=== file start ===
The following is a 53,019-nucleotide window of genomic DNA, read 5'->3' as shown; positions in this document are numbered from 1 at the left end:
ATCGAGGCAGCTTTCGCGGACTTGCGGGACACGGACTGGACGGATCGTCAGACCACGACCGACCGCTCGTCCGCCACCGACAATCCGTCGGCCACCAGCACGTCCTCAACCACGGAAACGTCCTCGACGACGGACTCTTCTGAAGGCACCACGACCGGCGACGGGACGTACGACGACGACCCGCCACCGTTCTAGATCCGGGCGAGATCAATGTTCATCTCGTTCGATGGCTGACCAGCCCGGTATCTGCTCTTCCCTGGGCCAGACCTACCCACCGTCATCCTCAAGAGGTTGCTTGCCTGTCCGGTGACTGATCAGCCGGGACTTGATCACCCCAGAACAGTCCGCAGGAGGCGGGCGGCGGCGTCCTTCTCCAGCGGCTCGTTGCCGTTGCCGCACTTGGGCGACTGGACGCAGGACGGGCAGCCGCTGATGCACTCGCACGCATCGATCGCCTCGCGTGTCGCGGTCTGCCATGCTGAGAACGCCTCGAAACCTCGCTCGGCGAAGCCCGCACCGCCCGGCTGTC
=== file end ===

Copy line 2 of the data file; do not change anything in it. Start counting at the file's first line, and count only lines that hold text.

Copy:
ATCGAGGCAGCTTTCGCGGACTTGCGGGACACGGACTGGACGGATCGTCAGACCACGACCGACCGCTCGTCCGCCACCGACAATCCGTCGGCCACCAGCACGTCCTCAACCACGGAAACGTCCTCGACGACGGACTCTTCTGAAGGCACCACGACCGGCGACGGGACGTACGACGACGACCCGCCACCGTTCTAGATCCGGGCGAGATCAATGTTCATCTCGTTCGATGGCTGACCAGCCCGGTATCTGCTCTTCCCTGGGCCAGACCTACCCACCGTCATCCTCAAGAGGTTGCTTGCCTGTCCGGTGACTGATCAGCCGGGACTTGATCACCCCAGAACAGTCCGCAGGAGGCGGGCGGCGGCGTCCTTCTCCAGCGGCTCGTTGCCGTTGCCGCACTTGGGCGACTGGACGCAGGACGGGCAGCCGCTGATGCACTCGCACGCATCGATCGCCTCGCGTGTCGCGGTCTGCCATGCTGAGAACGCCTCGAAACCTCGCTCGGCGAAGCCCGCACCGCCCGGCTGTC